Bodily features have a way of distorting when we are frightened. My father was a surgeon. When he showed me operating videos on a projector in the basement—for he believed we should never be scared of the human body—I was at my ease when I saw blood and flayed skin, veins, and it all might have been an orange. You know but you don’t know. The camera pulls back. Then you know. It is the tumor on the base of the neck. It is the heart that has failed. Why are they still cutting if the heart has failed? They are curious. They might learn something for the next time. We tell ourselves that next times will be of greater benefit than current times. I’d leave to be sick in the bathroom. “Come back when you are done,” my father would say, like I was putting on a pot of tea.
Mr. Creed was more real to me as a man than my father or any man I knew. Any boy I knew. Any boy I knew whom I imagined as a man. Even at seven, at eight, when I touched myself, when I granted myself reward and reprieve—if I watched a video without being sick, if I made my mother smile a certain number of times, if I finished a test first in class and still had all of the answers correct, if I did not embarrass myself—I would imagine the boys I knew as the men they might be. I would still be the same age. Seven. Eight. They were more hirsute than Vikings, with genitals like cobs of corn. I didn’t know. It was just how I felt good.
I’d turn from my side, when I was done, onto my back, and I would see Mr. Creed. When I was very little, I used to think the light upstairs in our house was magical. Because it would bend into beams from the diffuse, general light of the hallway, darting into my room through the cracked door, and find me, find my face, my chest, and nothing else. Isolated in light. The light had eyes and intention. I’d look through that crack, and I could see him in the door of the room my father would later die in.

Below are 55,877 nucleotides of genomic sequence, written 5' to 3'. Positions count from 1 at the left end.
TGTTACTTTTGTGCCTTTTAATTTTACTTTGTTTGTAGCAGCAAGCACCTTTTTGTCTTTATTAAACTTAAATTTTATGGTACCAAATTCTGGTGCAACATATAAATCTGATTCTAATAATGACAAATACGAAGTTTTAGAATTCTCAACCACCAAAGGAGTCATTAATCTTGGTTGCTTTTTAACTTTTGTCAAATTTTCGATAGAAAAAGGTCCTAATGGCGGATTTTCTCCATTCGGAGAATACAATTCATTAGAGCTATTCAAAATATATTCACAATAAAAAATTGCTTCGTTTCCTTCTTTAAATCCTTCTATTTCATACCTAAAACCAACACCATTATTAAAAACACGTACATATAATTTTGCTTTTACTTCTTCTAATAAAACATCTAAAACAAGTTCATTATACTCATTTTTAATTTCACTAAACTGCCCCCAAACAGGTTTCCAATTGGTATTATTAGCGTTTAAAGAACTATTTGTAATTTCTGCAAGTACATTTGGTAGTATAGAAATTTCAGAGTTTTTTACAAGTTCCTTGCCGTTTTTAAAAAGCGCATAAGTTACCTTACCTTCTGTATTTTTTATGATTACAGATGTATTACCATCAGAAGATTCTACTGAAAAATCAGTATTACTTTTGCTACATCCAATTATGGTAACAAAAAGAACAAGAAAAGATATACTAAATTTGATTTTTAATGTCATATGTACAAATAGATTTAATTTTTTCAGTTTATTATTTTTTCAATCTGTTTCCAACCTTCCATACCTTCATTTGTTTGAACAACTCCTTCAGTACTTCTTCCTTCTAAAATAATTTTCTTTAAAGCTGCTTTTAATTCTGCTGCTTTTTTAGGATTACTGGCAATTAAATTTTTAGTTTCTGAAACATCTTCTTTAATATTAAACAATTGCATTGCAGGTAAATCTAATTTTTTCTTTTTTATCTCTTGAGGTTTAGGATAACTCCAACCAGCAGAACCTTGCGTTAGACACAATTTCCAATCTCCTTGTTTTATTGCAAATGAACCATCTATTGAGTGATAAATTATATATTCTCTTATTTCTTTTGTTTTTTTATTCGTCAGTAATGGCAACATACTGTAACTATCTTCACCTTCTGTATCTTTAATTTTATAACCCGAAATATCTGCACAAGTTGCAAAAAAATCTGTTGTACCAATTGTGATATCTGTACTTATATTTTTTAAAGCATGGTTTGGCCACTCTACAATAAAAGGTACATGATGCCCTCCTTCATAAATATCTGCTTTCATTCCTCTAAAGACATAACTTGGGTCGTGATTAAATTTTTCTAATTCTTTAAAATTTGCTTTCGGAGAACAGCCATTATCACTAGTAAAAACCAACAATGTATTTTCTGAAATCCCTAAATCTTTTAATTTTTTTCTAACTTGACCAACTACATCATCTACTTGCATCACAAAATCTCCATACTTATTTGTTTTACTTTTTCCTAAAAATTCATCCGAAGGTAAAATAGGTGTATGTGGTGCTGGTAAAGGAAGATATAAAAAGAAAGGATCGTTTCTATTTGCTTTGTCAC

The door was so brown it was almost the color of purple, like blanched mallow flowers. Two knots, the left with a crack in it, the right slightly lower, accounted for the eyes. Below was a bruise of a mouth, as if one knot had been hit so hard it smeared into two or three, interconnected, like when you push your thumb through fudge and make a groove. The nose did not look like a human nose, which made it look more real than one, because I was frightened of Mr. Creed. It was like when the camera pulled back in the operation videos and now I recognized an eye, even though it had a blade in it, was opened up, was more tuberous than ovoid. The nose was like the corn cobs. Real, unquestioned, authentic.
His face was anguished. Once I watched myself in my mother’s dressing mirror as I imagined the cobs, leaning against the wall that time, by a row of her shoes, not on my side, so I could see myself when it happened, though I did not know where to look, below, or at my face. My head swirled, but I could see my features, and they distorted, without modulating to anguish. Mr. Creed looked like someone frozen in the moment of death. I think that was how he lived. He was not dead in the door. He might not have been alive. But he was not dead.
“Why not just shut the door?” my mother asked, when I told her I did not like the pattern the wood knots made on the front of the door across the hallway. I didn’t tell her about Mr. Creed. I didn’t even know how I knew his name was Mr. Creed. But it was. I knew if I was in the dark, with the door closed, that the magic light would simply reroute itself, make a beam through some aperture I had yet to detect. And when the door was closed I heard noise. Rustling. The noise an older person makes when they are testing their footing, unsure if their steps will support their weight. And I knew that was Mr. Creed. I understood that he was lonely. I understood that had something to do with the anguish.